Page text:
The International Day of the Midwife: 'midwives & women: a partnership for health': reports of celebrations of the International Day of the Midwife have arrived from every region, and from midwifery associations both new and longstanding.

Author:Currie, Sheena
 
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In the press release announcing the theme of this year's International Day of the Midwife (IDM), attention was drawn to the third of the Millennium Development Goals: Promote gender equality and empower women. It was noted that midwives are in a privileged position to support this goal, and until it succeeds they will never be able fully to achieve their mission of safe motherhood. In many countries of the world there is still far to go to reach this goal, but ICM is proud to present news from each of its regions showing that midwives are driving forward this aim with striking success.

This is a country that has suffered over decades of war, unrest and political regimes repressive to women. It is with great pleasure therefore ICM can announce the formation and the first National Congress of the Afghan Midwives Association (AMA), held on the International Day. Scottish midwife Sheena Currie, who has been working Afghanistan for some years, writes: 'Afghanistan's capital city, Kabul, witnessed a gathering of more than 200 midwives from all over the country on May 4-5 for the first National Congress of the Afghan Midwives Association (AMA). Midwives from 15 other countries participated in the Congress to show their support for the Afghan midwives. Among them was Judi Brown, Deputy Director of the ICM, as well as midwives from the American College of Nurse Midwives (ACNM) who provided technical assistance in organising the event. On the day preceding the Congress, some 70 selected midwives explored issues in the professionalisation of midwifery in Afghanistan, which included reviewing the ICM Code of Ethics, drafting an AMA Constitution and electing the AMA's new officers.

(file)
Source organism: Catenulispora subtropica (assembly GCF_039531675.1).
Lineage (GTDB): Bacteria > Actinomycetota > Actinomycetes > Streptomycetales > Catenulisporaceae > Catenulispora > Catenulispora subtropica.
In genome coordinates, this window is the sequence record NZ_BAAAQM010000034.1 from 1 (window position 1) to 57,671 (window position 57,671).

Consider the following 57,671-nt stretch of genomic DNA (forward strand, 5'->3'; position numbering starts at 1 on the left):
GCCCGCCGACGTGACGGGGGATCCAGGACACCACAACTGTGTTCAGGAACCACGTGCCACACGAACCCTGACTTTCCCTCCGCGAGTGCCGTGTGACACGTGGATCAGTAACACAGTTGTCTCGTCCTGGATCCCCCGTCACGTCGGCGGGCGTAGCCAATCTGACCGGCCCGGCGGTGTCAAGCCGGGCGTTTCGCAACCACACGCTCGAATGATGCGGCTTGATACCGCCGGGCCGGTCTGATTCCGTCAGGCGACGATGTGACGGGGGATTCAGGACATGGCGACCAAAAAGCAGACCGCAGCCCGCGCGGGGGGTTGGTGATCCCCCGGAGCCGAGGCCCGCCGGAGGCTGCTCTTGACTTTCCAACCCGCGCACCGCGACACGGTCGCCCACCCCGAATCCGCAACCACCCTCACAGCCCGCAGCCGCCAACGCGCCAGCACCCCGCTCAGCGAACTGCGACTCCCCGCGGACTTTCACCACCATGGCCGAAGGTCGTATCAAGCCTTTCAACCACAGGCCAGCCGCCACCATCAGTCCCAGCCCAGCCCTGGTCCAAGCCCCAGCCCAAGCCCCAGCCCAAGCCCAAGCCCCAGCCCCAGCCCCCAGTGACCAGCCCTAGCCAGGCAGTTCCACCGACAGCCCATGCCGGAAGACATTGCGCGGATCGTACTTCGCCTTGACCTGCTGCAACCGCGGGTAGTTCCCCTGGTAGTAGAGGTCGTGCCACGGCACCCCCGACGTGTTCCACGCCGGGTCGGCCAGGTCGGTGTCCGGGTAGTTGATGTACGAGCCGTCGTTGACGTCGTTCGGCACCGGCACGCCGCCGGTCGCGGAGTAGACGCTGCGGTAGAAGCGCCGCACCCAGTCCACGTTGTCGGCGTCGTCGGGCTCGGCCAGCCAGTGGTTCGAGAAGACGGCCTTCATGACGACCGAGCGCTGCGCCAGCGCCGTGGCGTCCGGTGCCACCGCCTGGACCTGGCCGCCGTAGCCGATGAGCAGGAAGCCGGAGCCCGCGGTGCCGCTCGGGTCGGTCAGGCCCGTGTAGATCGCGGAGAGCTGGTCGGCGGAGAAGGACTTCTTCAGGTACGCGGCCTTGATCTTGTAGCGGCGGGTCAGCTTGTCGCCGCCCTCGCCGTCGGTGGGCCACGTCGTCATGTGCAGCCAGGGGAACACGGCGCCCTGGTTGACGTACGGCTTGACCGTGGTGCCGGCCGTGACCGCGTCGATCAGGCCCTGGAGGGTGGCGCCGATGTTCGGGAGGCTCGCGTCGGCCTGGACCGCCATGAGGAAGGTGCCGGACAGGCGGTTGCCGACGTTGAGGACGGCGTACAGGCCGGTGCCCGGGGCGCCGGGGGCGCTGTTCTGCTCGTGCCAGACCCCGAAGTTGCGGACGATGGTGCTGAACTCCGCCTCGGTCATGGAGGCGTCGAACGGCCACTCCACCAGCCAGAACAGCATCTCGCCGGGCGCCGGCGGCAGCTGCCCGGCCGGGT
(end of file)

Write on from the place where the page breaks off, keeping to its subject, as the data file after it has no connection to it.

'Pashtoon Azfar, the newly elected AMA President, led the midwives as they took a pledge to "work well and with the aim that all pregnant women have access to quality midwifery care."

'With an estimated 1,600 maternal deaths for every 100,000 live births, Afghanistan currently has the second highest maternal mortality rate in the world. In remote parts of the country, where there is virtually no access to health care, there are nearly 6,500 deaths per 100,000 live births. One child in four will die before 5 years of age, and the neonatal mortality rate is the highest in the world. A primary reason for these staggering statistics is the lack of trained midwives due to a weakened educational system, gender inequalities, and political instability after years of war and...

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